SNOWMEN is a humorous and heartfelt coming-of-age story about three unlikely heroes and the winter that changed their lives forever. After a surprising discovery in the snow catapults three... See full summary »
Bobb'e J. Thompson,
What's the nature of being a parent and of being a child? David is a widower grieving for two years. He writes science fiction and was considered weird as a boy. He meets Dennis, a foster child who claims to be on a mission from Mars, stays in a large box all day, fears sunlight, and wears a belt of flashlight batteries so he won't float away. David takes the six-year-old home on a trial. His sister and his wife's best friend offer support, but the guys are basically alone to figure this out. Dennis takes things, is expelled, and is coached by David in being normal. Will the court approve the adoption, and will Dennis stay? Can a man become a father and a child become a son? Written by
David Gerrold, the author the book, adopted a son as an openly-gay man. In his novella, the sexuality of the protagonist is not disclosed, but in his novel, he is identified as gay. In the Hollywood movie version, the protagonist is straight (with a female love interest), causing some criticism from some members of the gay community nationwide. See more »
When David and his sister are looking at the projector Dennis created in his room it is clearly has a single light projecting each of four pictures through a magnifying glass as they rotate past the light, but when they look up we see all four photos projected and rotating on the ceiling. See more »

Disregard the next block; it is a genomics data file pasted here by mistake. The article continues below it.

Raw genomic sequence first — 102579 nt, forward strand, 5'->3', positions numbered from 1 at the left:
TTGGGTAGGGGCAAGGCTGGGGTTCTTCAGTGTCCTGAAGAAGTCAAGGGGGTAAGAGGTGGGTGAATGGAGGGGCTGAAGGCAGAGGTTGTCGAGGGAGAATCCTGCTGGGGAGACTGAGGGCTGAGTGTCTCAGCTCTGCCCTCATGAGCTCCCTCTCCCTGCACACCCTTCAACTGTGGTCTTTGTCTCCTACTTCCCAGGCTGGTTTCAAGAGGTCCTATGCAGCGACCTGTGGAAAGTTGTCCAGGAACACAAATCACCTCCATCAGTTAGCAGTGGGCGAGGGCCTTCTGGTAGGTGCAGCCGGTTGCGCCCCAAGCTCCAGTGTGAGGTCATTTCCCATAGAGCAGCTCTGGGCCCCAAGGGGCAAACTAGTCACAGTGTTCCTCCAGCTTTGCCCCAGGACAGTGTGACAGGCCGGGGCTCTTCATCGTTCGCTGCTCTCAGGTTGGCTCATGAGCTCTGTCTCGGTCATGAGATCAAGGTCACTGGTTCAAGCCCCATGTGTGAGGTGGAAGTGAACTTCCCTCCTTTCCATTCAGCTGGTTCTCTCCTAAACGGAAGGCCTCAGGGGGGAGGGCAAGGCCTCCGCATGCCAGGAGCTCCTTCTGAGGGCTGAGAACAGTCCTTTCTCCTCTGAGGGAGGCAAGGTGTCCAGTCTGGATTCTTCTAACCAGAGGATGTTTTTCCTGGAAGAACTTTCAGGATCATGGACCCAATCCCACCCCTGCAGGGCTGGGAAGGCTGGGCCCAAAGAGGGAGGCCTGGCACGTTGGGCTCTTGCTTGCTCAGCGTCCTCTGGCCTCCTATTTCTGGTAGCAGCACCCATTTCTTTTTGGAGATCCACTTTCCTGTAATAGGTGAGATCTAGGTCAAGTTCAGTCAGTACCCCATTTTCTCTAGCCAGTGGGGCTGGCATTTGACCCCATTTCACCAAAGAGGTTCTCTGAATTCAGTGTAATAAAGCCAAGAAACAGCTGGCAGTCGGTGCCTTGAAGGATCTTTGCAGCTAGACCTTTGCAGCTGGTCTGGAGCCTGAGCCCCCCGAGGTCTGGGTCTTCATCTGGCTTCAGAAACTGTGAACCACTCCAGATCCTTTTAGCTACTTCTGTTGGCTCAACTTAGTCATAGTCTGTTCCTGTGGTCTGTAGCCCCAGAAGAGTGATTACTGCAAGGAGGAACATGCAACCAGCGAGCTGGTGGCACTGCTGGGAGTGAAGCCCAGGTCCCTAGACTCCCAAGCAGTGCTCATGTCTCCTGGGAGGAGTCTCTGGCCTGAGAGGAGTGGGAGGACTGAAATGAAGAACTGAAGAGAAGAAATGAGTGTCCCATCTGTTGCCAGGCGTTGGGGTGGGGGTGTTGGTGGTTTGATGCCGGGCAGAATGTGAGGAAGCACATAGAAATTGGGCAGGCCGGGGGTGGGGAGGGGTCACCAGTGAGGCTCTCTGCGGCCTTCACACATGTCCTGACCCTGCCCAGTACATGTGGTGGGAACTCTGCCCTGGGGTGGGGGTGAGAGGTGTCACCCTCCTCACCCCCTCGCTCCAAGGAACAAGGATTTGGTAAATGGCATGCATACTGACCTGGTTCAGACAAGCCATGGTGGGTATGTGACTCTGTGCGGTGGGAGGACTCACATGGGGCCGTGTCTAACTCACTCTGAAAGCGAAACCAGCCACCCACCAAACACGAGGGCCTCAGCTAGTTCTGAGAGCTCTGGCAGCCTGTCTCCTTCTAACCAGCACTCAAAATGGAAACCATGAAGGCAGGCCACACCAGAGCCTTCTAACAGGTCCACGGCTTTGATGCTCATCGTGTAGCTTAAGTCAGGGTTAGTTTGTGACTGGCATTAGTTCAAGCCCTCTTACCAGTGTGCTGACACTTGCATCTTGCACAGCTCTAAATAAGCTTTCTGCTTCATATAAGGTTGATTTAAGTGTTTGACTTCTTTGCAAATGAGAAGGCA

Was I bad?
I don't care about any of that stuff. Look, this is just stuff.
[Drops a bowl]
[Drops a bowl softly]
Come on! Break it like you mean it!
[Throws another bowl]
[Dennis throws some plates]
Now that! Come on!
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I was able to catch this film during a sneak preview a few weeks back. I really had no idea what the film would be about given I hadn't seen many trailers and only knew elements of the story from the synopsis I read of it on Rotten Tomatoes. So I went in with a pretty clean slate.
The film jumps right into things and doesn't really take a lot of pit stops. It charges forward with the story and I think that is the thing I appreciated the most about it. We are not weighted down with too much subplot and extraneous emotional scenes. We are given exactly what we need to form a connection with all the characters.
The film is changed some from the book that it is based on. Mainly that the lead character played by John Cusack is a widower rather than homosexual. In the end, it really doesn't matter the sexuality of the Cusack character, the connection he creates with his son is fantastic to watch develop. They are the same, though different in that one is grounded in reality and the other up in Mars some where. Both are individuals in a world that doesn't want different, the want everyone to do exactly as they are expected to.
Loved the film, will be a definite purchase come DVD time.
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